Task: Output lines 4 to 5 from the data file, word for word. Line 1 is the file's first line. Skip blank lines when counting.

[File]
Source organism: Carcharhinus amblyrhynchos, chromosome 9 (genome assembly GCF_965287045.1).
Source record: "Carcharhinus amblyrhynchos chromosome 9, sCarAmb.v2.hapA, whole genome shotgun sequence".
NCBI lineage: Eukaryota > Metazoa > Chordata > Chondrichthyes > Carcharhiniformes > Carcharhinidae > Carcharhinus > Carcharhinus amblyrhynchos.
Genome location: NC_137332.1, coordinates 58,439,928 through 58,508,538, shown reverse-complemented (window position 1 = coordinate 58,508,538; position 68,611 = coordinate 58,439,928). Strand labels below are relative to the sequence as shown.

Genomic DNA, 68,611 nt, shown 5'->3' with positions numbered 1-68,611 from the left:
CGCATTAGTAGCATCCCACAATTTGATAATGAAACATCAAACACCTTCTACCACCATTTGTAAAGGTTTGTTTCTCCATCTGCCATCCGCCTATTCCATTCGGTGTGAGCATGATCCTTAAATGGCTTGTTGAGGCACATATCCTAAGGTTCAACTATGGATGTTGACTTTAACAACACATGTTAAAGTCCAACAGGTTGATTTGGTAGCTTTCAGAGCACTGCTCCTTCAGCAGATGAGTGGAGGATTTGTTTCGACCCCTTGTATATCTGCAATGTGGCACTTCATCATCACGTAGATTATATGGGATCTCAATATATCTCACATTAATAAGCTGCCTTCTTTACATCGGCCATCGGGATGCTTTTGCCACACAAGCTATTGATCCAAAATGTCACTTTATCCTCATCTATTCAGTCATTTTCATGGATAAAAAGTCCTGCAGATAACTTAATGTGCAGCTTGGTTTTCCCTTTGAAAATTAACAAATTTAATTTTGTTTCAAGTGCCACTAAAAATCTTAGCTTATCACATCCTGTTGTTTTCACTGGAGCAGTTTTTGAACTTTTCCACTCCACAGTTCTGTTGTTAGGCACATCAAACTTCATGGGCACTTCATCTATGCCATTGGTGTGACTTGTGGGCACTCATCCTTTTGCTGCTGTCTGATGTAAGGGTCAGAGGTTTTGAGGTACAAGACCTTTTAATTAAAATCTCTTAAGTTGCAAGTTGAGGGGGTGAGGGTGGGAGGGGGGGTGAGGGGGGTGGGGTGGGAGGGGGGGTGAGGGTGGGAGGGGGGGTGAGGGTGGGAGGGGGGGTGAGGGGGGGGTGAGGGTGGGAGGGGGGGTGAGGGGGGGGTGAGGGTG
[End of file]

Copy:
Genome location: NC_137332.1, coordinates 58,439,928 through 58,508,538, shown reverse-complemented (window position 1 = coordinate 58,508,538; position 68,611 = coordinate 58,439,928). Strand labels below are relative to the sequence as shown.

Genomic DNA, 68,611 nt, shown 5'->3' with positions numbered 1-68,611 from the left: